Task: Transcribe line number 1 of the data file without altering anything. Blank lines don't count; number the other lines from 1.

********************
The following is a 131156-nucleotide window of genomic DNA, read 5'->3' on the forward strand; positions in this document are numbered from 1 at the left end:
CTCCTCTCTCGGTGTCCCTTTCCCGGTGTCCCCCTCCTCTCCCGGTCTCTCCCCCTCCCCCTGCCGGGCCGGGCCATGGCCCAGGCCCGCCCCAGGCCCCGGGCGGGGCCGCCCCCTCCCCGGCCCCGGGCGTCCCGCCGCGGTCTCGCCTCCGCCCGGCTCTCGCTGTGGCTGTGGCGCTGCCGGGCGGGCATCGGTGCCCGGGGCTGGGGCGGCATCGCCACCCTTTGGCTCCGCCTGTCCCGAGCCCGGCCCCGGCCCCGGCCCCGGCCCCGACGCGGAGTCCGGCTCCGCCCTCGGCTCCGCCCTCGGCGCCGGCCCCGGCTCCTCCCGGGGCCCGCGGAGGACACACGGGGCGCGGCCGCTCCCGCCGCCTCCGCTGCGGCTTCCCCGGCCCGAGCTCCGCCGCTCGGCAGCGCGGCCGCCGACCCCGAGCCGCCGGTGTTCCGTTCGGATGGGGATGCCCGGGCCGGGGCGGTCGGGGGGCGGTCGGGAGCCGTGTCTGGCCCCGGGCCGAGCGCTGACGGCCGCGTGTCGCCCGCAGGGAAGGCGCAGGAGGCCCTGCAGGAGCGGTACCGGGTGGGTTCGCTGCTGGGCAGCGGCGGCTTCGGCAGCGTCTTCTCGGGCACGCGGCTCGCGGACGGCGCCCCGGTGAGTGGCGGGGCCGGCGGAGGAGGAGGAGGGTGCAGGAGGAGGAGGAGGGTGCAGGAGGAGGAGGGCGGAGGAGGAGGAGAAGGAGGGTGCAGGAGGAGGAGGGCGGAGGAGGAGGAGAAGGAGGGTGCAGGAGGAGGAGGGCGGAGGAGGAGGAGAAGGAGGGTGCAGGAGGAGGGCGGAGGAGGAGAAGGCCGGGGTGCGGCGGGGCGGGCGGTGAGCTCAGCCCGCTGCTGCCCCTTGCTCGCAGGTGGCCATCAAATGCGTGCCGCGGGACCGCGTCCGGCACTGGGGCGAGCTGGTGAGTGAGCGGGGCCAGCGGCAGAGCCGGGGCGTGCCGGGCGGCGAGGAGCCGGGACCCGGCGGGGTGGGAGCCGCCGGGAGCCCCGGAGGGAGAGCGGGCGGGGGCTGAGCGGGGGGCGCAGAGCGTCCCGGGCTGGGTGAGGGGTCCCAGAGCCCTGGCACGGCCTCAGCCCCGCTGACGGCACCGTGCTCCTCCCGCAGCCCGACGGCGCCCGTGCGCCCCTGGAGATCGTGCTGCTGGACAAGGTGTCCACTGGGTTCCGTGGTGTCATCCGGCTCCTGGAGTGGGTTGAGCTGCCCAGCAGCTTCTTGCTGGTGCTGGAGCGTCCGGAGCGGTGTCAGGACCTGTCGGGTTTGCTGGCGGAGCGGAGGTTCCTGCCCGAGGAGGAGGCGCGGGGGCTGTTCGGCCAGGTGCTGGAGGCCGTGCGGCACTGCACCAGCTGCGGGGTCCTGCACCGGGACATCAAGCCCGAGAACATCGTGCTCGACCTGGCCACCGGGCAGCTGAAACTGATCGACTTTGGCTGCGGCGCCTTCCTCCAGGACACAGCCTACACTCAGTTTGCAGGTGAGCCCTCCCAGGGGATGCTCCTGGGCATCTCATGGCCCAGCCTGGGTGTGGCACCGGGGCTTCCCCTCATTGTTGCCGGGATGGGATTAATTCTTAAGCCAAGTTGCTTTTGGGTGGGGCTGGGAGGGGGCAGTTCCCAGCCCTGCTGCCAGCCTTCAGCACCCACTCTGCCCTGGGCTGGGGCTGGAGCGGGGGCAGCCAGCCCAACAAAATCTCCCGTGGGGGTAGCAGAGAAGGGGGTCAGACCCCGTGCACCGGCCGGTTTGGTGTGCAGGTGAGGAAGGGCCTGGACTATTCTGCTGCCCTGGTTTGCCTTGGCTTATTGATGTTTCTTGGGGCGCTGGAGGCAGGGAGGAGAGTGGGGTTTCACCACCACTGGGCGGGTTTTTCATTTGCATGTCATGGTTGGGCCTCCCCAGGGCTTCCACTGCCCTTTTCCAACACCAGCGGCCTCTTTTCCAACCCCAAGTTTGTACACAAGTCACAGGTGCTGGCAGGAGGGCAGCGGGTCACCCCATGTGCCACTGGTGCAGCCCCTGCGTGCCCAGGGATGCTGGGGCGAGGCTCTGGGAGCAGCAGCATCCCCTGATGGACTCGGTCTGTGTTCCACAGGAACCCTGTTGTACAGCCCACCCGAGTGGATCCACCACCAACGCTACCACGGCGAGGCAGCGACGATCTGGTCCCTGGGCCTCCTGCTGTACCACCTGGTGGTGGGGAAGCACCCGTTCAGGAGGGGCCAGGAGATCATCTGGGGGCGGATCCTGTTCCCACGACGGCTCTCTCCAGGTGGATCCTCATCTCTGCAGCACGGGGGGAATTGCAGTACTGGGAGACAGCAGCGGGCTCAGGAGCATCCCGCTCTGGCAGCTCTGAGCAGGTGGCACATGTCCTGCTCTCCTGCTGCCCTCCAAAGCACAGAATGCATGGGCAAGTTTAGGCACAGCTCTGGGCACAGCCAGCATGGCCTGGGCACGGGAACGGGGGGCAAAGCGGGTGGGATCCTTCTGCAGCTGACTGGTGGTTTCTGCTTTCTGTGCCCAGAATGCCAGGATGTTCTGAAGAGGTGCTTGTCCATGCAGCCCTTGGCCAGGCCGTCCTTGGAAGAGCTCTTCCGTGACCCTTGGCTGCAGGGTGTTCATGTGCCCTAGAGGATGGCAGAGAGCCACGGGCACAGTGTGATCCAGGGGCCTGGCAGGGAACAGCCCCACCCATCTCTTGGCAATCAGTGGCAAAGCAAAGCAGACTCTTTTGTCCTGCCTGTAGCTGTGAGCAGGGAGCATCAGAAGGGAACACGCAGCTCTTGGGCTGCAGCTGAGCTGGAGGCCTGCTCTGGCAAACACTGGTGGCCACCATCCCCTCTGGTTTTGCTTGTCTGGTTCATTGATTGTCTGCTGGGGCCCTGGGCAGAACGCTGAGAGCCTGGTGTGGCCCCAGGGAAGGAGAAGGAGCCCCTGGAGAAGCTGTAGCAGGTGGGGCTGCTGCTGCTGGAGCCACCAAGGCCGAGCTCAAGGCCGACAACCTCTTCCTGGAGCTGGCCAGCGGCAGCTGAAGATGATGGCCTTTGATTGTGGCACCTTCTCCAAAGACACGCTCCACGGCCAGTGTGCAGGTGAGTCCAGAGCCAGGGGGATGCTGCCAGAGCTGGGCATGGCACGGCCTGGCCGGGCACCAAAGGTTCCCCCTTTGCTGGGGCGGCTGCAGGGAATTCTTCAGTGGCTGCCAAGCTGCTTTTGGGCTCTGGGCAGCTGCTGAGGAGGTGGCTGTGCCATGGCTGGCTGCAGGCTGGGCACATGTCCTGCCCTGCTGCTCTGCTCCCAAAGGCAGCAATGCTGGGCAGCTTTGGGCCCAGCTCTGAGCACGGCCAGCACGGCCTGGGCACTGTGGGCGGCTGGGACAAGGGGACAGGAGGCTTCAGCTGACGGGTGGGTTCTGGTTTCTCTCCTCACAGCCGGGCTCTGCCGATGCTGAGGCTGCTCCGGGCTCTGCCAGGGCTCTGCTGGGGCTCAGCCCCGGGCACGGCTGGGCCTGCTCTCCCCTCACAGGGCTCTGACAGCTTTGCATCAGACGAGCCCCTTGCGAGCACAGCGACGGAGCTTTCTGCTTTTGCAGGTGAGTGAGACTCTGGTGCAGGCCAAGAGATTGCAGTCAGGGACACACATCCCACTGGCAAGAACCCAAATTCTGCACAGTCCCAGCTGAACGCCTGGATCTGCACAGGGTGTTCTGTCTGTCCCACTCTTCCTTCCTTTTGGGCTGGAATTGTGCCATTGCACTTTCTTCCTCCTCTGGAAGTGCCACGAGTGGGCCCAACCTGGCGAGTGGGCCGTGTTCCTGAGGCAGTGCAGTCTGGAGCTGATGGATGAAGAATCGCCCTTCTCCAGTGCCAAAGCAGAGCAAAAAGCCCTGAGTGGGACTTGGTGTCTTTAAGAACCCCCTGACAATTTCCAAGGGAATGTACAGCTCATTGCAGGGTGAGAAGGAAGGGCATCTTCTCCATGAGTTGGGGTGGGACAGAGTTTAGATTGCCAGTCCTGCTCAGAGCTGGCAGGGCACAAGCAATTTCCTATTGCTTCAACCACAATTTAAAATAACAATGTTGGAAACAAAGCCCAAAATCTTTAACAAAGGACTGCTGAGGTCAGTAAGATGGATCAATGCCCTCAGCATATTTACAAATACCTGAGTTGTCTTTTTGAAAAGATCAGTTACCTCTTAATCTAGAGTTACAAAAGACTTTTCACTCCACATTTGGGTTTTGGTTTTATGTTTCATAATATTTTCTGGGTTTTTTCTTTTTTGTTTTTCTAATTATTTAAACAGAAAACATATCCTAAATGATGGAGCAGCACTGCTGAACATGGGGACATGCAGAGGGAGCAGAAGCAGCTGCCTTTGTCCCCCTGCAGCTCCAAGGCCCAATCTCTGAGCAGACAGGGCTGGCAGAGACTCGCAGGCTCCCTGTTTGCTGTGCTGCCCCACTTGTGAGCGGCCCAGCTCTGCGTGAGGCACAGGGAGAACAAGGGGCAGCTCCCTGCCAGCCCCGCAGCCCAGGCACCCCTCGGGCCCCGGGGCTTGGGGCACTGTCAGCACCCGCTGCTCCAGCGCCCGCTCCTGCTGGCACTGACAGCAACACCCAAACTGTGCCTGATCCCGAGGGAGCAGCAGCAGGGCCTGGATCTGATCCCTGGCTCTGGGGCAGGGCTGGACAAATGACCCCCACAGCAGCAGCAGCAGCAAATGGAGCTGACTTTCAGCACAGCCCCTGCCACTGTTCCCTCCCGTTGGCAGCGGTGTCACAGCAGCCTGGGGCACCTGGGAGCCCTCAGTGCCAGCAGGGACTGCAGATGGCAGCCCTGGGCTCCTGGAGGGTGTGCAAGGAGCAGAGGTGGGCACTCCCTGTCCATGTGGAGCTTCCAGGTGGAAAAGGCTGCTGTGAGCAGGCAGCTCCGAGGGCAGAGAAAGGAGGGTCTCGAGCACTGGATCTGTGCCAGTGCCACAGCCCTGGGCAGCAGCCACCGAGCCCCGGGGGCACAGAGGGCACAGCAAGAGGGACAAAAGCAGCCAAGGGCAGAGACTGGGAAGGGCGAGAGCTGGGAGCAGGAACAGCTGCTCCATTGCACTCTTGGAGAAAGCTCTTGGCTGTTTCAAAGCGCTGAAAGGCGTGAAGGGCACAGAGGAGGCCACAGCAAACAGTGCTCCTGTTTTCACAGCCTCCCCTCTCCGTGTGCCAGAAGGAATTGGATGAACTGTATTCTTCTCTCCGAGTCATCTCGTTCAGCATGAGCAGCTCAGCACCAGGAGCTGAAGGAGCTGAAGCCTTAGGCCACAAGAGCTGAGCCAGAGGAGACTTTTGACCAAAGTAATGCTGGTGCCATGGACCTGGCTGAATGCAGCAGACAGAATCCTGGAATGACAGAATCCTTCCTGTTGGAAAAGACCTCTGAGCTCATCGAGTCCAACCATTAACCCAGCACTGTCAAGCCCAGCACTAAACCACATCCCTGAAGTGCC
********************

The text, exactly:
The following is a 131156-nucleotide window of genomic DNA, read 5'->3' on the forward strand; positions in this document are numbered from 1 at the left end: